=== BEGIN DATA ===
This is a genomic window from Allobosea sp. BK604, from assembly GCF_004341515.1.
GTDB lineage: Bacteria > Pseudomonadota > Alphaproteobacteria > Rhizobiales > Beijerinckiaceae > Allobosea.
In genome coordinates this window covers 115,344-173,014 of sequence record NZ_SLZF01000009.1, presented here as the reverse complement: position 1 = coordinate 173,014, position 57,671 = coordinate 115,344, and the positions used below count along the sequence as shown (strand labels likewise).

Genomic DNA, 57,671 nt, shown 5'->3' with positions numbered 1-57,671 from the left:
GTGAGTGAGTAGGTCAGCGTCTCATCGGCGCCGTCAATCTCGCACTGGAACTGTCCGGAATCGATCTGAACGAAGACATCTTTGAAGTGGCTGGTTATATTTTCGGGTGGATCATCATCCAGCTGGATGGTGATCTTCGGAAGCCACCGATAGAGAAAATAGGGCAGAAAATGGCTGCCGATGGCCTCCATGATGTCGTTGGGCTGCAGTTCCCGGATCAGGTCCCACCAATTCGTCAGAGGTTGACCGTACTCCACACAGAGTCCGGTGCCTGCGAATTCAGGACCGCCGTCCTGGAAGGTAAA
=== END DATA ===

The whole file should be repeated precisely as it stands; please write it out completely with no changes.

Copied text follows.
This is a genomic window from Allobosea sp. BK604, from assembly GCF_004341515.1.
GTDB lineage: Bacteria > Pseudomonadota > Alphaproteobacteria > Rhizobiales > Beijerinckiaceae > Allobosea.
In genome coordinates this window covers 115,344-173,014 of sequence record NZ_SLZF01000009.1, presented here as the reverse complement: position 1 = coordinate 173,014, position 57,671 = coordinate 115,344, and the positions used below count along the sequence as shown (strand labels likewise).

Genomic DNA, 57,671 nt, shown 5'->3' with positions numbered 1-57,671 from the left:
GTGAGTGAGTAGGTCAGCGTCTCATCGGCGCCGTCAATCTCGCACTGGAACTGTCCGGAATCGATCTGAACGAAGACATCTTTGAAGTGGCTGGTTATATTTTCGGGTGGATCATCATCCAGCTGGATGGTGATCTTCGGAAGCCACCGATAGAGAAAATAGGGCAGAAAATGGCTGCCGATGGCCTCCATGATGTCGTTGGGCTGCAGTTCCCGGATCAGGTCCCACCAATTCGTCAGAGGTTGACCGTACTCCACACAGAGTCCGGTGCCTGCGAATTCAGGACCGCCGTCCTGGAAGGTAAA